Scapegoat - Alan GillisScapegoat Review – Poetry Magazine

 

Gillis’s skillful modulation of tone and his aphoristic precision allow him to create moments that ring true to feeling and afterthought, articulating the complex emotional resonance of memory.
The opening poem, ‘Zeitgeist’, a series of four sonnets, introduces the reader to Gillis’s particular music; phonetically rich and conversational, his blend of irreverence and serious existential consideration is uniquely fitted for considering a wide variety of contemporary blights. Here, as elsewhere, Gillis considers the energy and excessiveness of urbanization, the poem’s diction evoking the populated environment it describes and providing a catalogue of voices for the collection:

 

Outside on shopped streets swarm mothers,
alpha males, screenagers, old, young, lovers,
the homeless, the bewildered, ill, unique,
the beautiful with their self-as-boutique —
so many, thronged into one body.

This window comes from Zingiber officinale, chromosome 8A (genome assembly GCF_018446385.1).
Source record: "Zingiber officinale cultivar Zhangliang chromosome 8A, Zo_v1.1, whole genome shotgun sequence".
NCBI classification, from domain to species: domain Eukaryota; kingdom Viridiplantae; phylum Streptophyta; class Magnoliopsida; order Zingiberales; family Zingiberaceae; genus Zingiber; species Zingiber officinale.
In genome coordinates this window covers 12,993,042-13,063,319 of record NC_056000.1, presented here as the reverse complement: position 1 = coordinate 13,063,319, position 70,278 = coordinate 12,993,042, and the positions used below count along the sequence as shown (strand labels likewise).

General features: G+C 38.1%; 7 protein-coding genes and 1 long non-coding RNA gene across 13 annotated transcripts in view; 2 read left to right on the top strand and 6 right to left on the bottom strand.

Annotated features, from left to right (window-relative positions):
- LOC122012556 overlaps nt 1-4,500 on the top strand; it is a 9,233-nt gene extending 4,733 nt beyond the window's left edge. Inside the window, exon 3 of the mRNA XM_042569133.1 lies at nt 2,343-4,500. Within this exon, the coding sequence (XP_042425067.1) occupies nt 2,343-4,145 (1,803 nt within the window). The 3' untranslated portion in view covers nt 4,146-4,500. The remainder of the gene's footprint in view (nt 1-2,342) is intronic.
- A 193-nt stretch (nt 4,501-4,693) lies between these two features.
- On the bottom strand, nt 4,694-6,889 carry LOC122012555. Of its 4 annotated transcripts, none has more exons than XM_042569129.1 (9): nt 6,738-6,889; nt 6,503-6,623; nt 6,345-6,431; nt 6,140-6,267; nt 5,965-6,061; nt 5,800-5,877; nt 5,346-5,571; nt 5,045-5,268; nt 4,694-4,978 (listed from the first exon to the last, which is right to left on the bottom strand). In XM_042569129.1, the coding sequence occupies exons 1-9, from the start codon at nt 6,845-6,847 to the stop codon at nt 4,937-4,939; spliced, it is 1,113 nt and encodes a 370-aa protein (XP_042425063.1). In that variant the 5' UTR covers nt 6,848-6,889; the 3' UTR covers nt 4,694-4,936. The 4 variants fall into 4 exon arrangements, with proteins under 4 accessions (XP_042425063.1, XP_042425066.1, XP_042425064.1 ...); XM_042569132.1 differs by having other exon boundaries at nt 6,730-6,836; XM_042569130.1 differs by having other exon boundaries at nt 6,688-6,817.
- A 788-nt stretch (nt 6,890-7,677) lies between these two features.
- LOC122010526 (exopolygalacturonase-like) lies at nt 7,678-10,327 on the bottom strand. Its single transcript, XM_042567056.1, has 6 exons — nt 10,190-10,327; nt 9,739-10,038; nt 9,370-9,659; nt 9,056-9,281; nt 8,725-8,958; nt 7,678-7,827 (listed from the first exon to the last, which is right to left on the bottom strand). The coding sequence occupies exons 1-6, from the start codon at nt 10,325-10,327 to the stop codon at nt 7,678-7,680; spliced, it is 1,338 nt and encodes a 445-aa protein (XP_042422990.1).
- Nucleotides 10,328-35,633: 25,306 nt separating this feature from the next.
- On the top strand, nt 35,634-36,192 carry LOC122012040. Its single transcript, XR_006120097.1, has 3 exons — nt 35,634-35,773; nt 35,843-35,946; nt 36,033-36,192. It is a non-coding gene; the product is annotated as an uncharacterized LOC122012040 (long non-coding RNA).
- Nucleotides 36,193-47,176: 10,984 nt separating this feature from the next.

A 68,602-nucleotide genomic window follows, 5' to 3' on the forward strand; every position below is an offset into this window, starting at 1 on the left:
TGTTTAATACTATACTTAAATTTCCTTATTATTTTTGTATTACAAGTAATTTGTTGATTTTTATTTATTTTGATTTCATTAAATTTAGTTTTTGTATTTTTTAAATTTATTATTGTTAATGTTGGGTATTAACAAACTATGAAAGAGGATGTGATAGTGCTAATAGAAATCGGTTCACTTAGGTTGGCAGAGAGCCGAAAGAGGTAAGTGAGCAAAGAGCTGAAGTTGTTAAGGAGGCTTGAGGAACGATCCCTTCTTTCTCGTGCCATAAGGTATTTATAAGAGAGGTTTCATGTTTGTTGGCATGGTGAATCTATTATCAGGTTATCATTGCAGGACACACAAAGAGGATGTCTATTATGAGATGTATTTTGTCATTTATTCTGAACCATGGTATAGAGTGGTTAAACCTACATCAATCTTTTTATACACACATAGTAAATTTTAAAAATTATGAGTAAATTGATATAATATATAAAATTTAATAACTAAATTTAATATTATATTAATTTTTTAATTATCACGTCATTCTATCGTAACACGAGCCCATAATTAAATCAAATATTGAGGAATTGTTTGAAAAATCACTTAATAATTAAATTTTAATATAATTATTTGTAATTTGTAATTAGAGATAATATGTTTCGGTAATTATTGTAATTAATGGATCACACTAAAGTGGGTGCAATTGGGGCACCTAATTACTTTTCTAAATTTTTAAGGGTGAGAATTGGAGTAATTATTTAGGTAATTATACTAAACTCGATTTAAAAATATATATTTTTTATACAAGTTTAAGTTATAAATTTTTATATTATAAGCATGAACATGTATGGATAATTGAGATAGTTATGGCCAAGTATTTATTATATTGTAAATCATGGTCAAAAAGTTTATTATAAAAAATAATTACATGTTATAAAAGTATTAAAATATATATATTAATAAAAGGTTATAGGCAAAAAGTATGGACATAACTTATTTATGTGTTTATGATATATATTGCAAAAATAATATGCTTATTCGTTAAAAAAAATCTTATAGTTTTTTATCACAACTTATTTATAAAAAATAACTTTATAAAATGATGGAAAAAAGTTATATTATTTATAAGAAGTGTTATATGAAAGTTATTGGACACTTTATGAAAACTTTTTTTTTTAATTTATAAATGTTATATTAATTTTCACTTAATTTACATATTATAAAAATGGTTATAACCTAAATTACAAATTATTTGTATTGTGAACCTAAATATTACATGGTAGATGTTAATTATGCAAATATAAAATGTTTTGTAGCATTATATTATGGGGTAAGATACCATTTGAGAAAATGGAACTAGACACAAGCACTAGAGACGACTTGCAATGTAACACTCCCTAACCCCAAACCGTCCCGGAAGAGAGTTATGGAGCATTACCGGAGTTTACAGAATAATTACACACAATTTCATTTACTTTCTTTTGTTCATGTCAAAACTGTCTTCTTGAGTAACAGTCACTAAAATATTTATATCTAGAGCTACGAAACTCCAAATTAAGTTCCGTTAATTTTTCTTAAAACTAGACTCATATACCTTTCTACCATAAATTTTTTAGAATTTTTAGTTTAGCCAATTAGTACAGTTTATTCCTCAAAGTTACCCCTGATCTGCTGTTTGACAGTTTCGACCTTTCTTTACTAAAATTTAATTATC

‘No.8’, the collection’s long and often humorous poem, recounts commuter proceedings in a sprawling, essayistic form. With charm and insight, Gillis takes us from the minutes prior to boarding the bus, to boarding, ‘Everyone looks like/they’re in an art installation/where the central concept is/they’re completely normal,’ to the wandering stream of consciousness inspired by gazing out the window . . .

 

The emotional life of memory is palpable throughout the collection, suggesting that, ultimately, paths carved through memory occupy a dual place in the past and present.

 

— Moya Catherine Popa, Poetry

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